Reducing Hazardous Noise Pollution in Your Home

by 303windows

An article about noise pollution in your home, what's causing its rise, the associated health risks and how to reduce this problem.

Noise pollution is becoming a growing problem. Fueled by growing populations and industrial and technological development, the world is a much noisier place to live. While most of us learn to cope with the noise, scientists and health experts warn of the health risks associated with this growing noise pollution problem.

What’s causing the rise in noise pollution?

Experts warn that noise pollution worldwide is becoming a more serious and pervasive problem which only promises to get worse. Surges in population growth, urbanization, industrialization and development continue to add to the noise pollution problem with increased use of transportation such as automobiles, trains and air planes contributing the most to noise pollution.

What are the health risks associated with noise pollution?

Scientists have been studying the effects of noise on individuals and their health for decades and the results have been numerous. In September of 2006, one researcher found over 5,000 citations on the adverse health effects of noise in a search of the National Library of Medicine data base. One of the most notable studies published in 2013 found a link between noise pollution and an increased risk of heart disease. Another study, which looked at the correlation between exposure to aircraft noise and hospital admission for heart disease, found that people who lived near airports have a significantly higher risk of hospitalization for heart disease. Scientists have determined that in addition to heart disease, exposure to noise pollution can lead to other serious health conditions including:

  • High blood Pressure - Stress resulting from exposure to noise pollution can significantly raise blood pressure.
  • Sleep Disturbance - Noise pollution can often disrupt a person’s sleep cycle leading to cognitive impairment, memory problems, irritability and increased stress.
  • Tinnitus - Also known as ringing in the ear, Tinnitus is associated with noise induced hearing loss. Scientists also report that the number of Tinnitus cases is on the rise.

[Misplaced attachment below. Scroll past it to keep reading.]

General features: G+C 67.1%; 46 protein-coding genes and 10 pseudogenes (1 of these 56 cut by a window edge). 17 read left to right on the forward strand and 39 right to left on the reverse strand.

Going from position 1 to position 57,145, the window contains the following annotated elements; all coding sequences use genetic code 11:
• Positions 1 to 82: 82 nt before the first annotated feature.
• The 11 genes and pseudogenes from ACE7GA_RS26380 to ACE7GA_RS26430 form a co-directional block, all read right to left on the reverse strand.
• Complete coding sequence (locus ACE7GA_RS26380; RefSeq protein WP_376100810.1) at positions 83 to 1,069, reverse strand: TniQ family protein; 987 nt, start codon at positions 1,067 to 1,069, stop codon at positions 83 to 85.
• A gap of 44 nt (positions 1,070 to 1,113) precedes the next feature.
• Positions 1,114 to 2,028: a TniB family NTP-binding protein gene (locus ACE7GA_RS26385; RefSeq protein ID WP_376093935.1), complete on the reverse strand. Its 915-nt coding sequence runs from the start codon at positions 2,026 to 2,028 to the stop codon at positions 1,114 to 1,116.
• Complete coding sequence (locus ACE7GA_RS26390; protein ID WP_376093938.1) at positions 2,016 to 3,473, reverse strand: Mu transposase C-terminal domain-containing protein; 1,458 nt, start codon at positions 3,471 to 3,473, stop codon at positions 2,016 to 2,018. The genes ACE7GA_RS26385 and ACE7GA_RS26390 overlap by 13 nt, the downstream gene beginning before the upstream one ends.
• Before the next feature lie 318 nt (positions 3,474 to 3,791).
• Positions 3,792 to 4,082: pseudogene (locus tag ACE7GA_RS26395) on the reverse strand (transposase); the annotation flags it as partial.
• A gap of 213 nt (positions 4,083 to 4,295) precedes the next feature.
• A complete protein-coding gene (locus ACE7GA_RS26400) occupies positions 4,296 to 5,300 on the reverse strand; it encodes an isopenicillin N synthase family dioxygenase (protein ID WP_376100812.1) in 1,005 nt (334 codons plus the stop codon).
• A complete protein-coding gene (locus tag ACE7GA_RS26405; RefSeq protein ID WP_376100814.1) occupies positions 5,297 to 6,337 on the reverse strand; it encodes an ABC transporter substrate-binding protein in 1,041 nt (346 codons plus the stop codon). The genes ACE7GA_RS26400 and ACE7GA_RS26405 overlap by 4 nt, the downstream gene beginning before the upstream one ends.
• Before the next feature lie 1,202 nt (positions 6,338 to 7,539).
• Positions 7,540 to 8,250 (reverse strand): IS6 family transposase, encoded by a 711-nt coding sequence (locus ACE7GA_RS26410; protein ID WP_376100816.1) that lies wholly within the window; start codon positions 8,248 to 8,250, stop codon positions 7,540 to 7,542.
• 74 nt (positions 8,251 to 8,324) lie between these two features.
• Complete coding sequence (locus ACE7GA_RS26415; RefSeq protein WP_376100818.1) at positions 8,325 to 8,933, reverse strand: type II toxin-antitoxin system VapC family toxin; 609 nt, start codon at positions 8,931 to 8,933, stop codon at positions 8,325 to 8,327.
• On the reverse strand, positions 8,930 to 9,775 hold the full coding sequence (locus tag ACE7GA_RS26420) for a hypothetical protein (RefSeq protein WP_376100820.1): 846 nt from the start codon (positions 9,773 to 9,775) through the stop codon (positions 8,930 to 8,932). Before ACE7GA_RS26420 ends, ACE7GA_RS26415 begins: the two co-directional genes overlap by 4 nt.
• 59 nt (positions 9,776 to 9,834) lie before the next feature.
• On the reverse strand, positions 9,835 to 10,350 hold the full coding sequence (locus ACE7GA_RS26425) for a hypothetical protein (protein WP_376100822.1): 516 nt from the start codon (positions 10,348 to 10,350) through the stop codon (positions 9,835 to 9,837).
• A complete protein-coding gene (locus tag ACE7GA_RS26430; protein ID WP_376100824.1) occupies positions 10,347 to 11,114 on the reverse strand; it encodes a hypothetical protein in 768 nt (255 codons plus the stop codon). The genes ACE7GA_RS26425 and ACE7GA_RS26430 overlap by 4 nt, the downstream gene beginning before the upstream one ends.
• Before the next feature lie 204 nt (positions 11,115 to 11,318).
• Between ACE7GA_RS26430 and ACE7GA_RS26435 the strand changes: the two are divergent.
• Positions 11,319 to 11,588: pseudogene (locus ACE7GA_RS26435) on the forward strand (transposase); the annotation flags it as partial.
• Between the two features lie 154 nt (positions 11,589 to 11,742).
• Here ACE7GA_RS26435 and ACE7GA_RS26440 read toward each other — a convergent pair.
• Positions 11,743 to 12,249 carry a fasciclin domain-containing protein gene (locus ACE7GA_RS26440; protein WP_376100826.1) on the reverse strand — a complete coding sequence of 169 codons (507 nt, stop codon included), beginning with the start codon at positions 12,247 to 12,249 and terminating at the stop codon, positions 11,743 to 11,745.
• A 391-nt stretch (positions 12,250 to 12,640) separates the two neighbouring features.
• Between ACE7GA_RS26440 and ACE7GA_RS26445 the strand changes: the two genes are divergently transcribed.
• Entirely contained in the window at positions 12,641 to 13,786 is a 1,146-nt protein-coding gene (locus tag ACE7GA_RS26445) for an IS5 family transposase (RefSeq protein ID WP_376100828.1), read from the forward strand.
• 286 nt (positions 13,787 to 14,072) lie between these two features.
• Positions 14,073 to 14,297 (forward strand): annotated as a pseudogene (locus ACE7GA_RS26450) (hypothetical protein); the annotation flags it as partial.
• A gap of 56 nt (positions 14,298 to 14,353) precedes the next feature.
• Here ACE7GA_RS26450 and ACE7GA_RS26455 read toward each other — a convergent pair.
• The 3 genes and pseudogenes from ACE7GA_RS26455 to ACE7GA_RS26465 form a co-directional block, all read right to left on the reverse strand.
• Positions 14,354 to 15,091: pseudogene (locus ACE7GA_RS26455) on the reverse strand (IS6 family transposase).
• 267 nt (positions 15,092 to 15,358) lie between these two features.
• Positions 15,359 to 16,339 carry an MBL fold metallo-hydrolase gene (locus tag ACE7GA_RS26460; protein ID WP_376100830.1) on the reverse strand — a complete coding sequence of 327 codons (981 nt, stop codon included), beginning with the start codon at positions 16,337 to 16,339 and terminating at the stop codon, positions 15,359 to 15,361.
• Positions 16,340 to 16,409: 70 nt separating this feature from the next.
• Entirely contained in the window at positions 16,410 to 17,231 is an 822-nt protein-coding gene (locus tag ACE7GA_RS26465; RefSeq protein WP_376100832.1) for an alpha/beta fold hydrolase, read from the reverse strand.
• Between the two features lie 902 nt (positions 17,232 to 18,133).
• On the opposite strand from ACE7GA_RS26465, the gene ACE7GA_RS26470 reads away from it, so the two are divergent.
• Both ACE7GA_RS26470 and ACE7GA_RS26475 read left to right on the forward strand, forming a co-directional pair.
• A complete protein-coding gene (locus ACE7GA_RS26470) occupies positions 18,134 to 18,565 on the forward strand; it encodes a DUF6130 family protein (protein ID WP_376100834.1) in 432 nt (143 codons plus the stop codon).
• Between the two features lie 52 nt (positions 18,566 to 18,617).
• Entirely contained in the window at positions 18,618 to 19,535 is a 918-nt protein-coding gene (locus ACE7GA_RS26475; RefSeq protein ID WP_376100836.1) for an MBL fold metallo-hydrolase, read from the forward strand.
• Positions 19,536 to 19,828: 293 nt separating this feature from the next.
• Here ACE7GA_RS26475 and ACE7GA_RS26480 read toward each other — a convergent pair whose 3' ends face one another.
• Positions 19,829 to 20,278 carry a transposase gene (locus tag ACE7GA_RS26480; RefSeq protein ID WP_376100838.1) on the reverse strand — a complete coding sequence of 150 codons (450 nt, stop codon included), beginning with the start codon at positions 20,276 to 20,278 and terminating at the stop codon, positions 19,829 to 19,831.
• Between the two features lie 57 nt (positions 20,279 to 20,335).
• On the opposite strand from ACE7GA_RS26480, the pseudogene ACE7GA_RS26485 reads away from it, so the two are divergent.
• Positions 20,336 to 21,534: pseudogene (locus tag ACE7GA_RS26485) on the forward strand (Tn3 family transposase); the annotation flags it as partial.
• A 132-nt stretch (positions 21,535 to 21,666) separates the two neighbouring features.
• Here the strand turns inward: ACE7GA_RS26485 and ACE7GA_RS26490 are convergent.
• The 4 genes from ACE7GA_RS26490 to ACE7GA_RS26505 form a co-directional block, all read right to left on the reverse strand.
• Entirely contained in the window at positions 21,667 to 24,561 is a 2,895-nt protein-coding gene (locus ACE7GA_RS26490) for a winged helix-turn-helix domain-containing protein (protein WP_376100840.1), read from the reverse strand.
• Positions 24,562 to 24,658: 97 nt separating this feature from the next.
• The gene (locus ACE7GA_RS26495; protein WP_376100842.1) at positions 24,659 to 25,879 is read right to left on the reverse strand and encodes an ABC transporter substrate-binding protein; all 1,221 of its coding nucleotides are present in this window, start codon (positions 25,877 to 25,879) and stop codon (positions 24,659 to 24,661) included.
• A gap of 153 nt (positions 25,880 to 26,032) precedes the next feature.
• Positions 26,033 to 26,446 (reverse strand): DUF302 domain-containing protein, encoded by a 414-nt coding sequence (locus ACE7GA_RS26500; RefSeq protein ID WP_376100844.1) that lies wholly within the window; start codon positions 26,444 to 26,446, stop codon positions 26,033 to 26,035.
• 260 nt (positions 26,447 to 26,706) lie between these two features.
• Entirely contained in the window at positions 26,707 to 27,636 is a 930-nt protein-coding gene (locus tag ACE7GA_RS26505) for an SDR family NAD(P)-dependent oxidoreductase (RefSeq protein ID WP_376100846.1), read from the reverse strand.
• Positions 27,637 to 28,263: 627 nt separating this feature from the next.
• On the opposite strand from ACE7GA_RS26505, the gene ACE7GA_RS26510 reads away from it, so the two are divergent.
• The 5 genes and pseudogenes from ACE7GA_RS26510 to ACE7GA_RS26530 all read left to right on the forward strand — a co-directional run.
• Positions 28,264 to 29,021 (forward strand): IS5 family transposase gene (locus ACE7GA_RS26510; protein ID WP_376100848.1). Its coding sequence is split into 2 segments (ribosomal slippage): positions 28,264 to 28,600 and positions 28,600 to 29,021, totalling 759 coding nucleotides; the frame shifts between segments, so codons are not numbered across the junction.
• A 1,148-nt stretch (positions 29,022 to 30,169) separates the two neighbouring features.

How can you reduce noise pollution in your home?

While there is little most can do to help eliminate or reduce noise pollution outside the home, there are a number of things homeowners can do to help reduce noise pollution within their home. Noise pollution bleeds into your home through walls, floors, ceilings, doors and windows. In order to cut noise pollution,homeowners simply need to dampen or absorb sound waves from outside. Many home builders have begun incorporating noise-blocking materials into newly constructed homes as more and more areas have begun implementing noise-blocking requirements. Homes built without these noise-blocking materials can still block a good portion of outdoor noise pollution by adding sound absorbing surfaces to their homes such as:

  • Acoustic panels - Covering hard walls and ceilings with soft materials that will absorb sound instead of reflect it can go a long way in reducing noise pollution. Acoustic panels can take a number of forms, from artistic cloth covered squares to canvas paintings and artwork. Covering a wall with a thick set of drapes is another way to help absorb unwanted noise.
  • Carpets, Rugs and Padding - Homeowners with hard surfaced floors such as tile, hardwood or concrete should use rugs in conjunction with sound absorbing padding to help reduced noise in their home. Homeowners with carpeting can replace the carpet padding with the same sound absorbing padding to make the carpets in their home even more effective at reducing noise.
  • Floating Hardwood Flooring - Floating hardwood floors are installed with a gap between the hardwood and the sub floor. This space helps to dampen sound waves, acting as a kind of noise insulation.
  • Solid Wood Core Doors and Door Seals - Most builders use hollow core doors in construction in order to save money. These doors, while cost effective, are terrible at blocking sound. Replacing interior doors with solid wood core doors and installing an inexpensive door seal kit can significantly reduce how far sound waves from noise pollution can travel within your home.
  • High Efficiency Windows - Today’s high efficiency vinyl replacement windows are designed to prevent the loss of energy through the glass and seals. One of the unexpected benefits of these energy saving technologies is that they are also very effective at blocking outdoor noise pollution from entering your home. Best of all, they can save you thousands on your heating and cooling costs at the same time.
  • Draperies - In addition to high efficiency vinyl replacement windows, installing draperies can also help to reduce outdoor noise pollution entering your home. Traditional materials that are heavier, such as velvet or wool, tend to have the best sound absorbing properties. Manufacturers have also developed a wide variety of special sound-absorbing fabrics that can help block unwanted noise while still allowing in some natural light


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Updated: 11/14/2013, 303windows
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Rose on 11/25/2013

If you can afford it, buy a detached home. Noise levels drop when you don't share a wall with other people

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